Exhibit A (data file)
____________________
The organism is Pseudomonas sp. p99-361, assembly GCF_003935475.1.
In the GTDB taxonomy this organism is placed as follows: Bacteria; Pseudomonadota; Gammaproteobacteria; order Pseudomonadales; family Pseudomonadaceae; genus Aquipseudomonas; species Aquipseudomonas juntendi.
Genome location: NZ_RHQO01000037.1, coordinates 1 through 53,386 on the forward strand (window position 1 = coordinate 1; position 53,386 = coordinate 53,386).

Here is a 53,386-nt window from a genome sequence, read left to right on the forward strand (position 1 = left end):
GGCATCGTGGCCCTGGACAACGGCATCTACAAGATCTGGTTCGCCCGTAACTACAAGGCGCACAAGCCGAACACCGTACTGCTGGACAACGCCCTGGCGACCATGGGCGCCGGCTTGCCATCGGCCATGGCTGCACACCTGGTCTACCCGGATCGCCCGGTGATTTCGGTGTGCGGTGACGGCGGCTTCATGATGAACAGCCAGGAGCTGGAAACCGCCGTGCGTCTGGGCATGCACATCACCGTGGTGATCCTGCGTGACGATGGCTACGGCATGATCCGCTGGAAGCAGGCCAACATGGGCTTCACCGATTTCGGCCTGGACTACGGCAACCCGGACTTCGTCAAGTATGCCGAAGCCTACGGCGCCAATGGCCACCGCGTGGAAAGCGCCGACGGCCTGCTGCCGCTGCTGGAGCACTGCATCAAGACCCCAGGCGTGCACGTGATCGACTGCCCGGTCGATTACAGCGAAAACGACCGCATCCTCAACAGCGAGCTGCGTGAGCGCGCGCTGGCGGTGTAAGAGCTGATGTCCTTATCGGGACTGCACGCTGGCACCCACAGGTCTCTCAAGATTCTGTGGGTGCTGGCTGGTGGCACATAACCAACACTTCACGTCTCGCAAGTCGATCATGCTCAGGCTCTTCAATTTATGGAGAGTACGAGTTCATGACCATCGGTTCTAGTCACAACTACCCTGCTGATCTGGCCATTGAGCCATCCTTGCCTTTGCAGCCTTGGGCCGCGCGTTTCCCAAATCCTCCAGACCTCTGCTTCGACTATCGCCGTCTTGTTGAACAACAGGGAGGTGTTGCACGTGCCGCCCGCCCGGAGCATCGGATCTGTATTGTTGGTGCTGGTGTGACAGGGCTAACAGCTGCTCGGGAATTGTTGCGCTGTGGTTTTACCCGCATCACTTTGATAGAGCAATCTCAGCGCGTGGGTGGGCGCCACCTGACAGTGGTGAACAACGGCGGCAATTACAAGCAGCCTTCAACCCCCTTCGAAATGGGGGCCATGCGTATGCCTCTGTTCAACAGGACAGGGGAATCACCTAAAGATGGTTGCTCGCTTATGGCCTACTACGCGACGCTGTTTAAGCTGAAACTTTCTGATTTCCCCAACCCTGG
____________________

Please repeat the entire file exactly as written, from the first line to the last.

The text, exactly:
The organism is Pseudomonas sp. p99-361, assembly GCF_003935475.1.
In the GTDB taxonomy this organism is placed as follows: Bacteria; Pseudomonadota; Gammaproteobacteria; order Pseudomonadales; family Pseudomonadaceae; genus Aquipseudomonas; species Aquipseudomonas juntendi.
Genome location: NZ_RHQO01000037.1, coordinates 1 through 53,386 on the forward strand (window position 1 = coordinate 1; position 53,386 = coordinate 53,386).

Here is a 53,386-nt window from a genome sequence, read left to right on the forward strand (position 1 = left end):
GGCATCGTGGCCCTGGACAACGGCATCTACAAGATCTGGTTCGCCCGTAACTACAAGGCGCACAAGCCGAACACCGTACTGCTGGACAACGCCCTGGCGACCATGGGCGCCGGCTTGCCATCGGCCATGGCTGCACACCTGGTCTACCCGGATCGCCCGGTGATTTCGGTGTGCGGTGACGGCGGCTTCATGATGAACAGCCAGGAGCTGGAAACCGCCGTGCGTCTGGGCATGCACATCACCGTGGTGATCCTGCGTGACGATGGCTACGGCATGATCCGCTGGAAGCAGGCCAACATGGGCTTCACCGATTTCGGCCTGGACTACGGCAACCCGGACTTCGTCAAGTATGCCGAAGCCTACGGCGCCAATGGCCACCGCGTGGAAAGCGCCGACGGCCTGCTGCCGCTGCTGGAGCACTGCATCAAGACCCCAGGCGTGCACGTGATCGACTGCCCGGTCGATTACAGCGAAAACGACCGCATCCTCAACAGCGAGCTGCGTGAGCGCGCGCTGGCGGTGTAAGAGCTGATGTCCTTATCGGGACTGCACGCTGGCACCCACAGGTCTCTCAAGATTCTGTGGGTGCTGGCTGGTGGCACATAACCAACACTTCACGTCTCGCAAGTCGATCATGCTCAGGCTCTTCAATTTATGGAGAGTACGAGTTCATGACCATCGGTTCTAGTCACAACTACCCTGCTGATCTGGCCATTGAGCCATCCTTGCCTTTGCAGCCTTGGGCCGCGCGTTTCCCAAATCCTCCAGACCTCTGCTTCGACTATCGCCGTCTTGTTGAACAACAGGGAGGTGTTGCACGTGCCGCCCGCCCGGAGCATCGGATCTGTATTGTTGGTGCTGGTGTGACAGGGCTAACAGCTGCTCGGGAATTGTTGCGCTGTGGTTTTACCCGCATCACTTTGATAGAGCAATCTCAGCGCGTGGGTGGGCGCCACCTGACAGTGGTGAACAACGGCGGCAATTACAAGCAGCCTTCAACCCCCTTCGAAATGGGGGCCATGCGTATGCCTCTGTTCAACAGGACAGGGGAATCACCTAAAGATGGTTGCTCGCTTATGGCCTACTACGCGACGCTGTTTAAGCTGAAACTTTCTGATTTCCCCAACCCTGG